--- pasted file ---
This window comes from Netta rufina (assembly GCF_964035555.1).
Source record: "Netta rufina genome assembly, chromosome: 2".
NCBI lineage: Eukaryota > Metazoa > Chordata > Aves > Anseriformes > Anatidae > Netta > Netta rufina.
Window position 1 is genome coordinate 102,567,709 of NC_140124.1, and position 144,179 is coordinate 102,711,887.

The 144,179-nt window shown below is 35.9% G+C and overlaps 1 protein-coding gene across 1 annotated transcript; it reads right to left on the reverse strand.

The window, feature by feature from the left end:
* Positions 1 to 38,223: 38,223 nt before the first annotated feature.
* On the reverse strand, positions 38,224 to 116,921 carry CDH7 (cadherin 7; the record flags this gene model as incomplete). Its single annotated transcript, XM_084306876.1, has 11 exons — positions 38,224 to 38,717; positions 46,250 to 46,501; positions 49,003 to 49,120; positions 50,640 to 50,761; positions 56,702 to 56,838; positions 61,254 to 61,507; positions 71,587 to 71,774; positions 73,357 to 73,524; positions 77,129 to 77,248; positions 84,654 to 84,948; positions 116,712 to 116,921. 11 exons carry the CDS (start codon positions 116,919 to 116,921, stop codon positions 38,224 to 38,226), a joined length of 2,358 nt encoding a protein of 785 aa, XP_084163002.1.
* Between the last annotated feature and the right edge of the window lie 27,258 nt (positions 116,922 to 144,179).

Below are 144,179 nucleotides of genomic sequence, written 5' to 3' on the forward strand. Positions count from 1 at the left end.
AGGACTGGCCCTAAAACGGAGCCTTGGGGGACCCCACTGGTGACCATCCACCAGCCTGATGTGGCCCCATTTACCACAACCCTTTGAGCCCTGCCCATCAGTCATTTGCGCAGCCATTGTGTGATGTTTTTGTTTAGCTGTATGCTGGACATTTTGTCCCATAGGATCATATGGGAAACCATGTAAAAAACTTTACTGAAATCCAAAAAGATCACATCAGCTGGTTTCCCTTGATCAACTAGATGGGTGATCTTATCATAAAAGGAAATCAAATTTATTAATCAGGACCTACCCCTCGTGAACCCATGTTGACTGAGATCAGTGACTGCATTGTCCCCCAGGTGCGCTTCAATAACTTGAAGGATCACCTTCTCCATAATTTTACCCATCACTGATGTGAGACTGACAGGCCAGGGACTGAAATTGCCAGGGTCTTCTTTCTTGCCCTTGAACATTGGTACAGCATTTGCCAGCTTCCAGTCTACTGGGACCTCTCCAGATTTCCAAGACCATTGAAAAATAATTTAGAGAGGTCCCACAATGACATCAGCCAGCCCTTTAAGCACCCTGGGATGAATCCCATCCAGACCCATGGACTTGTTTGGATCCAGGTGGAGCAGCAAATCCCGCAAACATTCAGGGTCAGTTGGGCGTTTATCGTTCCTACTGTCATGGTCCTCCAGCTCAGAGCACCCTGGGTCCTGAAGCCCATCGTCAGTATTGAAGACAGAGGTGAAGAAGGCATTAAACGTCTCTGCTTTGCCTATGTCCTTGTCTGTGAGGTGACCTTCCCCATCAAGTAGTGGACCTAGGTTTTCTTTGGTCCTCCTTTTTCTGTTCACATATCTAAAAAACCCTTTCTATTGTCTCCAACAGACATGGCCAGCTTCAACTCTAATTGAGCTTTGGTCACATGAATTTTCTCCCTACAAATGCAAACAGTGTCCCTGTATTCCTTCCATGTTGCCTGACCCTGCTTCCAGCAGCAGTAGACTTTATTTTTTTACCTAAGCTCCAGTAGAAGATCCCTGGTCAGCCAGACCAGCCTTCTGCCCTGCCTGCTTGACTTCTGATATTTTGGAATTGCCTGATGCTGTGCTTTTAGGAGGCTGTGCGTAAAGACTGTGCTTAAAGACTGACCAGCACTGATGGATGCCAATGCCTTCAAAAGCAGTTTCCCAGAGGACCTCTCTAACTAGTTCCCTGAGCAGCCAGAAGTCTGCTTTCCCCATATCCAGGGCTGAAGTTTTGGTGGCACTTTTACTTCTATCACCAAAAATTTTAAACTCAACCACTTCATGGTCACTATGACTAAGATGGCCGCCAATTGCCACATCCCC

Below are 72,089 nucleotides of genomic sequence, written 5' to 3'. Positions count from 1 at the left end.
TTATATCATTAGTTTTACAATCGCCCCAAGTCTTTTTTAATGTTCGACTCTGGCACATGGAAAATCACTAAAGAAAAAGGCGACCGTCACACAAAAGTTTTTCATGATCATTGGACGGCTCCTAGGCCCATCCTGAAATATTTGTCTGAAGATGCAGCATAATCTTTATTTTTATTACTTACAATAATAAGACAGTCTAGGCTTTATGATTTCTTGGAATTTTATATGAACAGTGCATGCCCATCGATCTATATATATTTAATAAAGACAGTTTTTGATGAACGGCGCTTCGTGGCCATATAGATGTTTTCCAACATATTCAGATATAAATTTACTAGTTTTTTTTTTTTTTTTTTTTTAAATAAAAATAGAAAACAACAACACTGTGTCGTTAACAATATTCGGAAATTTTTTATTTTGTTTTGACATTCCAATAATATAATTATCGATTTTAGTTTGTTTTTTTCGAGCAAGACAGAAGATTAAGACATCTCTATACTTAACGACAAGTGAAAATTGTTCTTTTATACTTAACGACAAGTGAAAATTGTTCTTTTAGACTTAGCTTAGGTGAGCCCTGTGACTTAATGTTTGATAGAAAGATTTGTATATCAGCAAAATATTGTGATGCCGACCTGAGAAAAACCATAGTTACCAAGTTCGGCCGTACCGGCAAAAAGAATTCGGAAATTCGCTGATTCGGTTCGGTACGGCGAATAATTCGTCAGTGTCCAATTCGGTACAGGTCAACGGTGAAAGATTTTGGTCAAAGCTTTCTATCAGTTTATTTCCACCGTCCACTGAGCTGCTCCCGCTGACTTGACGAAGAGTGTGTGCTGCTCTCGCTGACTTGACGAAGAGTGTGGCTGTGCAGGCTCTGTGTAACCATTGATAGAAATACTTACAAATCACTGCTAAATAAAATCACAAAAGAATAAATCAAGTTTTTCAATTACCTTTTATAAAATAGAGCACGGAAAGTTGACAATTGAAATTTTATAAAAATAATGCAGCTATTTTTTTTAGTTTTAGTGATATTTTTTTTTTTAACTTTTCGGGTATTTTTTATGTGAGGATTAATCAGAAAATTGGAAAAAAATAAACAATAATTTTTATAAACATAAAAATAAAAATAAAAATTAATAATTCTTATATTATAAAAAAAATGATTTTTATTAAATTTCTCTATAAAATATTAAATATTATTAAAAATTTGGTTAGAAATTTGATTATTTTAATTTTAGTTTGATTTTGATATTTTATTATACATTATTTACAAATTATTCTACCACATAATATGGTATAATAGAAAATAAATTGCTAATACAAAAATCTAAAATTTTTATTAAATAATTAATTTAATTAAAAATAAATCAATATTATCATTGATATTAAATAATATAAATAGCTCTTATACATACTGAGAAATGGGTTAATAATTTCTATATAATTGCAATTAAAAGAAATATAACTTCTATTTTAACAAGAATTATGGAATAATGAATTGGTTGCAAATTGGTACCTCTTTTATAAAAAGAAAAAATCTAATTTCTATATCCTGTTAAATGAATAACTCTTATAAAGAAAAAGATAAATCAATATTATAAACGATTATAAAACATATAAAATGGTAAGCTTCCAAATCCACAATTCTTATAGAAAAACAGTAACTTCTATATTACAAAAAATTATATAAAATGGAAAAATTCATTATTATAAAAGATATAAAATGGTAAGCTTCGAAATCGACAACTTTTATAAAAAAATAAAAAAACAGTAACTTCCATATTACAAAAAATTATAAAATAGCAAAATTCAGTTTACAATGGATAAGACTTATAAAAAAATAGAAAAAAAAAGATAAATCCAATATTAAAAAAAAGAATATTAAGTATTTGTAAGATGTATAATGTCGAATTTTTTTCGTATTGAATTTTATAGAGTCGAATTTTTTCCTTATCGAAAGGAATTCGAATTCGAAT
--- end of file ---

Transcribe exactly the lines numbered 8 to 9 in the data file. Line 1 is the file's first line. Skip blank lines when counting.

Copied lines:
* On the reverse strand, positions 38,224 to 116,921 carry CDH7 (cadherin 7; the record flags this gene model as incomplete). Its single annotated transcript, XM_084306876.1, has 11 exons — positions 38,224 to 38,717; positions 46,250 to 46,501; positions 49,003 to 49,120; positions 50,640 to 50,761; positions 56,702 to 56,838; positions 61,254 to 61,507; positions 71,587 to 71,774; positions 73,357 to 73,524; positions 77,129 to 77,248; positions 84,654 to 84,948; positions 116,712 to 116,921. 11 exons carry the CDS (start codon positions 116,919 to 116,921, stop codon positions 38,224 to 38,226), a joined length of 2,358 nt encoding a protein of 785 aa, XP_084163002.1.
* Between the last annotated feature and the right edge of the window lie 27,258 nt (positions 116,922 to 144,179).